Open Access: Institutional Repositories

November 14, 2019 0 By Kody Olson


This video will provide Murray State
University faculty with an overview of institutional repositories that will showcase our research and
scholarship. Why talk about open access This is the fifth in a series of short
videos created by the university libraries that will examine different
topics related to open access. We hope you’ll be able to review them
all. Am institutional repository is basically a website that centralizes
university and faculty created materials.
Besides management and dissemination, one key function number of repositories
is preservation and ensuring access to future
generations. Depositing work in a repository can be required or optional. Most institutions are more successful
with an opt-out policy, which automatically archives everything
produced unless a faculty member says not to. The
alternative is an opt-in policy, where faculty have to
be proactive in archiving their work. Deposits can be managed by faculty, departmental staff, or library staff,
depending on the institution. Because institutional repositories are
crawled by Google and other search engines, the visibility of the institution is
raised considerably by the provision of open access to the research its authors generate. What would it include? Each university can decide exactly what
is collected in its repository. some possibilities include pre- and post-print articles, copies of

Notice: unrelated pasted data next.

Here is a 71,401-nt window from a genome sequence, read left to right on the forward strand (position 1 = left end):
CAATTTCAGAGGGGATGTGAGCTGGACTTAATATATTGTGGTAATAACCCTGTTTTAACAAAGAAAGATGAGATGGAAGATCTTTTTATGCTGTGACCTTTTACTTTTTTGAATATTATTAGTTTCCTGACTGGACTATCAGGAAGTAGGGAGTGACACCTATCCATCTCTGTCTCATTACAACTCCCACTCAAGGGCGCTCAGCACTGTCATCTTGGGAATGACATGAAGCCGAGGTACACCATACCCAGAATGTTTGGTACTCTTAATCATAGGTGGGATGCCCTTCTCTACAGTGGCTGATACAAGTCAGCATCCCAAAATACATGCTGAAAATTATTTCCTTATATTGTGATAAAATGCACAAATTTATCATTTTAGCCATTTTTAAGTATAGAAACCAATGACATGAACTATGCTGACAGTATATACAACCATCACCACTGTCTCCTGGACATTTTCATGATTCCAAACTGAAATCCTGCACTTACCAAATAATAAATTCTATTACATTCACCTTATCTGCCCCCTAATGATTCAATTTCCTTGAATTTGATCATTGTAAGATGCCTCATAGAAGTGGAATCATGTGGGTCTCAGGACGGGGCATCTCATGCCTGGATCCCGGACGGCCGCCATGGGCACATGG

open access articles, copies of creative work, such as
musical arrangements, short stories, and poetry collections, journals published by the university
such as the College of Business Journal of Business and
Management Landscapes or the graduate journal, Explorations. Research data sets – many funding agencies are now requiring that
their authors post their data sets to openly available web sites Thesis or dissertations – these can include
both undergraduate projects, or master’s and doctoral group projects. University publications,
presentations, or posters that might be useful to others
within the institution or outside the institution items can be
collected at the institution, faculty student level, or all three. Using a repository to be more
intentional about collecting and marketing our research, scholarship, and creative activity is why
it’s critically important for our Murray State authors to be aware of their rights. If you haven’t already reviewed our
brief video on authors rights, we encourage you to do
so. Our SACS peers are doing it. Many institutions have already set up a repository as an effort to market their research and scholarship. The open access movement, as well as
greater awareness of authors’ rights are allowing schools to
distribute the materials more widely. Already 11 of our SACS benchmark
institutions have set up repositories, however two of these currently only collect
student scholarship, and a third is participating in a
statewide repository in North Carolina. 3 Kentucky schools have excellent models of repositories that you view. The University of Kentucky’s Uknowledge, Eastern Kentucky’s Encompass, and Western